Bulgaria, Nato’s (dis)loyal partner

Bulgaria, Nato’s (dis)loyal partner
President Rumen Radev has exhibited rather pro-Russian behaviour in recent weeks.
By Denitsa Koseva in Sofia March 28, 2022

Bulgarians have turned against Russia and its President Vladimir Putin since the invasion of nearby Ukraine, but politicians remain conflicted in what was for many years one of the EU’s most pro-Russian states. 

As Russia’s war in Ukraine enters its second month, Bulgaria’s president and government appear torn between pro-Western and pro-Russian aspirations, and as a result have failed to provide any serious support for Ukraine.

Pre-war, approval for Putin among the Bulgarian population hovered around 60%, but recent polls show that the approval of the Russian president has collapsed to just 16% in the weeks after Russia invaded Ukraine. Around 80% of Bulgarian disapprove of the war. 

As well as fears that the conflict may spread further west, ordinary Bulgarians are learning of the horrors of war from the refugees that have fled to their country. Thousands of volunteers are helping refugees in any way they can, including transporting humanitarian aid to the war zone and people away from there. On March 24, tens of thousands of people marched in support of Ukraine and gathered at a concert against the war.

Radev’s suspicious behaviour 

This isn’t reflected in the actions and statements from Bulgaria’s top politicians, notably President Rumen Radev. Formerly believed to have freed himself from Moscow’s influence and to be standing in the pro-Western camp, Radev has exhibited rather pro-Russian behaviour in the past weeks, raising criticism and suspicions he is indeed loyal to Moscow.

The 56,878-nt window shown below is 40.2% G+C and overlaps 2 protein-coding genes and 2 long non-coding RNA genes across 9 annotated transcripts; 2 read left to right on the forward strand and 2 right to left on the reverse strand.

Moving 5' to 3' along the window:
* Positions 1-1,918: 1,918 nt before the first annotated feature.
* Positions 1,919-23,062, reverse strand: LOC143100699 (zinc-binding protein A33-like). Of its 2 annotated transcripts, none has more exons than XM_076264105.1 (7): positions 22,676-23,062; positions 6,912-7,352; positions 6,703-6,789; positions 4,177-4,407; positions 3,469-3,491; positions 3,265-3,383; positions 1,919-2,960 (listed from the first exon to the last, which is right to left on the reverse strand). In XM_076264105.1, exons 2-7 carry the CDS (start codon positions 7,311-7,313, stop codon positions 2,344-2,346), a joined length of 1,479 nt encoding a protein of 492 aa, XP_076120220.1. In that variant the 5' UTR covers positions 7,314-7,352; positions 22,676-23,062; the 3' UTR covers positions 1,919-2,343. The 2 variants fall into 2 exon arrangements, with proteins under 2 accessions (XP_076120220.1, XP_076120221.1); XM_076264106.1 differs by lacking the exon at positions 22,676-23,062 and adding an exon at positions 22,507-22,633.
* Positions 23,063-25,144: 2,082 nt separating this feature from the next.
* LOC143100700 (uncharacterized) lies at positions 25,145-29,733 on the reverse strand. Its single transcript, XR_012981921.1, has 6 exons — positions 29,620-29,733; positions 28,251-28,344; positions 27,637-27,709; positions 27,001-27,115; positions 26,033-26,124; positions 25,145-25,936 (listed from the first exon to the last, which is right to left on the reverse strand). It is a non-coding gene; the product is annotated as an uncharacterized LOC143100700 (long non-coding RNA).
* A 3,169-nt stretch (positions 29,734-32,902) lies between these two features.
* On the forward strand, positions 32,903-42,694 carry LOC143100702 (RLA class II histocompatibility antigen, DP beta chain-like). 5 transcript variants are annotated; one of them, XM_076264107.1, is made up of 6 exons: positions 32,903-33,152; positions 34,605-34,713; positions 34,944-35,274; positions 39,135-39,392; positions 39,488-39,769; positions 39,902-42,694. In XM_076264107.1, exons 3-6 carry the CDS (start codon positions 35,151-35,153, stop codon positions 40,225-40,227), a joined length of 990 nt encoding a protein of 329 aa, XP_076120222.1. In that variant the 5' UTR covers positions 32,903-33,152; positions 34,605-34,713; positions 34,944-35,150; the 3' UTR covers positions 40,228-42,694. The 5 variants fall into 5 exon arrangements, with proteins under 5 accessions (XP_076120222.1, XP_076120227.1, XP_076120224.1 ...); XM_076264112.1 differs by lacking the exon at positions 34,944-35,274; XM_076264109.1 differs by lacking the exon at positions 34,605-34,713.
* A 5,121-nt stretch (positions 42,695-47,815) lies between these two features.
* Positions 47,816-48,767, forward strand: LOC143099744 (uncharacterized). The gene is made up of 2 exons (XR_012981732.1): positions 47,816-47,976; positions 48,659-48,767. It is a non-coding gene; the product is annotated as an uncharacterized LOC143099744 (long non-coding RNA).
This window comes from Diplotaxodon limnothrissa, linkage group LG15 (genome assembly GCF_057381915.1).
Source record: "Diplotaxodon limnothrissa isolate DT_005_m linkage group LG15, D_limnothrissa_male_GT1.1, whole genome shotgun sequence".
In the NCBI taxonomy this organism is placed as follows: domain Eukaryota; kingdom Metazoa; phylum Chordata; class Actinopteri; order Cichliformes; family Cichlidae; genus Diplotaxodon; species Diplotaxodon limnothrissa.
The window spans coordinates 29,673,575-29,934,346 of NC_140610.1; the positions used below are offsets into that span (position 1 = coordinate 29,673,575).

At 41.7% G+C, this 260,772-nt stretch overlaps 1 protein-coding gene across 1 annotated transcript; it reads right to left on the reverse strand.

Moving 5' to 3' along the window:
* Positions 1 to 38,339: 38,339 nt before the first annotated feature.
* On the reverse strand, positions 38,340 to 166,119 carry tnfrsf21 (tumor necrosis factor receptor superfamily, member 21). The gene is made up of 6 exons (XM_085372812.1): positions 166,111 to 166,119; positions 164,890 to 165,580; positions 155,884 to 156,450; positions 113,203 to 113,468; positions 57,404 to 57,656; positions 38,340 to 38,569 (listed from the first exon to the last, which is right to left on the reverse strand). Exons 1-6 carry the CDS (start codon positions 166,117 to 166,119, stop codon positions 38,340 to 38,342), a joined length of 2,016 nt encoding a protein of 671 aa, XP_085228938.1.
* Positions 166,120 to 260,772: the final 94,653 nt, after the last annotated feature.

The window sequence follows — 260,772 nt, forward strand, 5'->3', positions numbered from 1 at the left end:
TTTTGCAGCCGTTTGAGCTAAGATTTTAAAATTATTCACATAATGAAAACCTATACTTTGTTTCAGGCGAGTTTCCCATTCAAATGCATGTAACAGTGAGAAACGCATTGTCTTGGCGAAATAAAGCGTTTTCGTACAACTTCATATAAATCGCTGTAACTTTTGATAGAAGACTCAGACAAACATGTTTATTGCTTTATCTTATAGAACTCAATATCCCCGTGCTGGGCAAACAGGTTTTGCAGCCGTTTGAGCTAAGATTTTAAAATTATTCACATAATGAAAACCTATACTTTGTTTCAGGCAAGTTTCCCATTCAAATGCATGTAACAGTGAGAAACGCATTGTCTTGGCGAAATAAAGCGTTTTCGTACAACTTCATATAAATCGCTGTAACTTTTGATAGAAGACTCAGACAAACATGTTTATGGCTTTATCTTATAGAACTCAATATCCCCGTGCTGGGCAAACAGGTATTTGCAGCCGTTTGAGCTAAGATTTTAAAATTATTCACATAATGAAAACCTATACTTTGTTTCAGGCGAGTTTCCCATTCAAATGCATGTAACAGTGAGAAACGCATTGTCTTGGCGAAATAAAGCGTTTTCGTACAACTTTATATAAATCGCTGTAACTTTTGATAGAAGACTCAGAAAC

Radev has repeatedly said the government should not allow Nato battalions to guard the country, which is part of the eastern flank of the alliance and is important as it has a border in the Black Sea, which also numbers Russia and Ukraine among its littoral states. He has said that Bulgarian army is capable of safeguarding both the land and the air.

In recent days, Radev went even further, saying that the government must find a way to repair the army’s MiG-29 jets, preferably in Russia as they were produced there — inevitably raising the question of why Russia would repair military jets belonging to a Nato member. The former air force commander subsequently added that if Russia is not an option, the government must seek help to repair the MiG-29s from another country and then announced that Poland would be willing to help.

He made a similar reversal after Bulgaria’s recently sacked defence minister Stefan Yanev was heavily criticised for sticking to Moscow’s line that Russian action in Ukraine is not a war but a “special operation”. Yanev also insisted that Bulgaria does not need additional Nato troops. This caused Bulgarians to turn against Yanev, previously the popular head of Bulgaria’s 2021 interim governments, and eventually cost him his job. Radev was cautious initially and did not take a position against Yanev, only changing his mind after his dismissal and saying he was not suited to the post.